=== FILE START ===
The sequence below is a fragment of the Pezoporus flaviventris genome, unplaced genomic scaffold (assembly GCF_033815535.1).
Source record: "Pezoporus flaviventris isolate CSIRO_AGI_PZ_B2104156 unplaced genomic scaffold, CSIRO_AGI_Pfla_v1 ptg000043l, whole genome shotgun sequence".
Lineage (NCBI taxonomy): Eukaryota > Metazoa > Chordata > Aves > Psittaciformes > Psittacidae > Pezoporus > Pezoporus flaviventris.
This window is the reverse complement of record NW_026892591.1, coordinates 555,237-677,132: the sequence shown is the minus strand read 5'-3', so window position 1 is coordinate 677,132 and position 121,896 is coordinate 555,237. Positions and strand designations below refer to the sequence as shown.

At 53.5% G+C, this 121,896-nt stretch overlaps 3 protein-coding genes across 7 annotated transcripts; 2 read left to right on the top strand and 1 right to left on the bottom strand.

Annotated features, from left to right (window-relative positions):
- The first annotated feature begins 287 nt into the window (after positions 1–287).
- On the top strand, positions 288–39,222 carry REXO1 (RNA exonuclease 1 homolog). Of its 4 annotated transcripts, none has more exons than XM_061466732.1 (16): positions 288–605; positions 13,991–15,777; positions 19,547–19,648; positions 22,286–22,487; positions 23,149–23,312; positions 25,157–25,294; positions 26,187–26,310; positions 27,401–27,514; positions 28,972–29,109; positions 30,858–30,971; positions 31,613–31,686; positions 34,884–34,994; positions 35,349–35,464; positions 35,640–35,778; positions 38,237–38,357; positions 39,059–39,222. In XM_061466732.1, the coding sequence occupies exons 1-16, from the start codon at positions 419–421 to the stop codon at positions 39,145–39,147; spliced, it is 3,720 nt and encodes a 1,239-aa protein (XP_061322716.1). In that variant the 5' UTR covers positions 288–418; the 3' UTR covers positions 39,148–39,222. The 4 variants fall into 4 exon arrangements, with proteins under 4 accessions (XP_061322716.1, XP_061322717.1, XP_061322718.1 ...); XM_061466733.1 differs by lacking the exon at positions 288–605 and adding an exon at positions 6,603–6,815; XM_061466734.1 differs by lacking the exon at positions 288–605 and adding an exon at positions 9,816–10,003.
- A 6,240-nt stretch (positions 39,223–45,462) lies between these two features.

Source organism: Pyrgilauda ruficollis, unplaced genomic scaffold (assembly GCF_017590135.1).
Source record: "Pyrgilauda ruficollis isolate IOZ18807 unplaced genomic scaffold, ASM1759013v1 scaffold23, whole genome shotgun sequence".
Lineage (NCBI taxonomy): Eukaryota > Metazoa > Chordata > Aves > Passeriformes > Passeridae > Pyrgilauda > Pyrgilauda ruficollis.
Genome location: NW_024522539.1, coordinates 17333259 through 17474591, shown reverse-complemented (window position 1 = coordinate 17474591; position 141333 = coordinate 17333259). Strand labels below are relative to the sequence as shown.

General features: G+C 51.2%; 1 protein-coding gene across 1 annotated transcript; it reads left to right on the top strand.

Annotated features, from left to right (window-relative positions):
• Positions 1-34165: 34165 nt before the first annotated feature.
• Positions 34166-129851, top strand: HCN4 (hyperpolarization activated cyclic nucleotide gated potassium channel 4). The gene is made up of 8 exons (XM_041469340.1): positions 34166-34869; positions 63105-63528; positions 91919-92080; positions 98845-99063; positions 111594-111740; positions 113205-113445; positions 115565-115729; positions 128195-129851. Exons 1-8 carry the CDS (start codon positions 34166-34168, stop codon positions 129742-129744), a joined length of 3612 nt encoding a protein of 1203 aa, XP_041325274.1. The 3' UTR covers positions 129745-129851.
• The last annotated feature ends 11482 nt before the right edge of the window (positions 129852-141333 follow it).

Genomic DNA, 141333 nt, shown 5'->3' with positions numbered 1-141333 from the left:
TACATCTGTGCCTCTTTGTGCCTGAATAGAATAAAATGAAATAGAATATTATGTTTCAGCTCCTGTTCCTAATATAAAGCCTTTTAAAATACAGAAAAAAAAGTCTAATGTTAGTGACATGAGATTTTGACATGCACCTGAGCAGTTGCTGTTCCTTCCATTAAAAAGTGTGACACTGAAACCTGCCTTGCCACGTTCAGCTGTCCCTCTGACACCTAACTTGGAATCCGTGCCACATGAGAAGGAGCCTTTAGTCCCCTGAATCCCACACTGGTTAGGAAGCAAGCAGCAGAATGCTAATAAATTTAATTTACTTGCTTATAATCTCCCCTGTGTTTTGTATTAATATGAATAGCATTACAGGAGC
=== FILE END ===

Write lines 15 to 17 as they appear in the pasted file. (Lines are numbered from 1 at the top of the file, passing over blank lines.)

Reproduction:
Annotated features, from left to right (window-relative positions):
• Positions 1-34165: 34165 nt before the first annotated feature.
• Positions 34166-129851, top strand: HCN4 (hyperpolarization activated cyclic nucleotide gated potassium channel 4). The gene is made up of 8 exons (XM_041469340.1): positions 34166-34869; positions 63105-63528; positions 91919-92080; positions 98845-99063; positions 111594-111740; positions 113205-113445; positions 115565-115729; positions 128195-129851. Exons 1-8 carry the CDS (start codon positions 34166-34168, stop codon positions 129742-129744), a joined length of 3612 nt encoding a protein of 1203 aa, XP_041325274.1. The 3' UTR covers positions 129745-129851.